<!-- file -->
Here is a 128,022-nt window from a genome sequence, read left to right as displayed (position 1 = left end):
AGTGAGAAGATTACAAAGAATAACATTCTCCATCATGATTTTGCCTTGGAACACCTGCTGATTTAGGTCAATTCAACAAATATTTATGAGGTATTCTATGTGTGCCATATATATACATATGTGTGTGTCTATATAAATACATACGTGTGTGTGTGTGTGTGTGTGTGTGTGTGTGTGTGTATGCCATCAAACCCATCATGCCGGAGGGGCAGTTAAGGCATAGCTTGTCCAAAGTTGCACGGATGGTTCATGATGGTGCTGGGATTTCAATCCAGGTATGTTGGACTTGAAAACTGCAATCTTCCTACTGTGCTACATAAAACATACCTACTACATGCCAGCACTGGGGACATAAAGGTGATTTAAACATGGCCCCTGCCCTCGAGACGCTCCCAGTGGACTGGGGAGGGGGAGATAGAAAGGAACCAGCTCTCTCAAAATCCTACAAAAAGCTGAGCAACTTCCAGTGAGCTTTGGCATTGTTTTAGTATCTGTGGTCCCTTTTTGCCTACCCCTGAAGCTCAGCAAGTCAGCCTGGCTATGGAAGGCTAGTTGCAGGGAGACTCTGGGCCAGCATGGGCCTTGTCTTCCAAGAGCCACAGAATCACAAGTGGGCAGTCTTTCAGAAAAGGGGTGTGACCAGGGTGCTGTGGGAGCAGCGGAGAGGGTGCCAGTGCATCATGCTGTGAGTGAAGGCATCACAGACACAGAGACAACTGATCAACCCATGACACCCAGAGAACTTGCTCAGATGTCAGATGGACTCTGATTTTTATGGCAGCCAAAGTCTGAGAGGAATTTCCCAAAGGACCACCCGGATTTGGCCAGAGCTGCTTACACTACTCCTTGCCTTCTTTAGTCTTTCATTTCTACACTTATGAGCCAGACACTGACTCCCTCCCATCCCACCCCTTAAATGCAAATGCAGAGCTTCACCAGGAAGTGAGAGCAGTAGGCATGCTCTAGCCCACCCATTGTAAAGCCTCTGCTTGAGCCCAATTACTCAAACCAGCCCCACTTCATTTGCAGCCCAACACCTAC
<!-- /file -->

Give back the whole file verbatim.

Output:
Here is a 128,022-nt window from a genome sequence, read left to right as displayed (position 1 = left end):
AGTGAGAAGATTACAAAGAATAACATTCTCCATCATGATTTTGCCTTGGAACACCTGCTGATTTAGGTCAATTCAACAAATATTTATGAGGTATTCTATGTGTGCCATATATATACATATGTGTGTGTCTATATAAATACATACGTGTGTGTGTGTGTGTGTGTGTGTGTGTGTGTGTGTATGCCATCAAACCCATCATGCCGGAGGGGCAGTTAAGGCATAGCTTGTCCAAAGTTGCACGGATGGTTCATGATGGTGCTGGGATTTCAATCCAGGTATGTTGGACTTGAAAACTGCAATCTTCCTACTGTGCTACATAAAACATACCTACTACATGCCAGCACTGGGGACATAAAGGTGATTTAAACATGGCCCCTGCCCTCGAGACGCTCCCAGTGGACTGGGGAGGGGGAGATAGAAAGGAACCAGCTCTCTCAAAATCCTACAAAAAGCTGAGCAACTTCCAGTGAGCTTTGGCATTGTTTTAGTATCTGTGGTCCCTTTTTGCCTACCCCTGAAGCTCAGCAAGTCAGCCTGGCTATGGAAGGCTAGTTGCAGGGAGACTCTGGGCCAGCATGGGCCTTGTCTTCCAAGAGCCACAGAATCACAAGTGGGCAGTCTTTCAGAAAAGGGGTGTGACCAGGGTGCTGTGGGAGCAGCGGAGAGGGTGCCAGTGCATCATGCTGTGAGTGAAGGCATCACAGACACAGAGACAACTGATCAACCCATGACACCCAGAGAACTTGCTCAGATGTCAGATGGACTCTGATTTTTATGGCAGCCAAAGTCTGAGAGGAATTTCCCAAAGGACCACCCGGATTTGGCCAGAGCTGCTTACACTACTCCTTGCCTTCTTTAGTCTTTCATTTCTACACTTATGAGCCAGACACTGACTCCCTCCCATCCCACCCCTTAAATGCAAATGCAGAGCTTCACCAGGAAGTGAGAGCAGTAGGCATGCTCTAGCCCACCCATTGTAAAGCCTCTGCTTGAGCCCAATTACTCAAACCAGCCCCACTTCATTTGCAGCCCAACACCTAC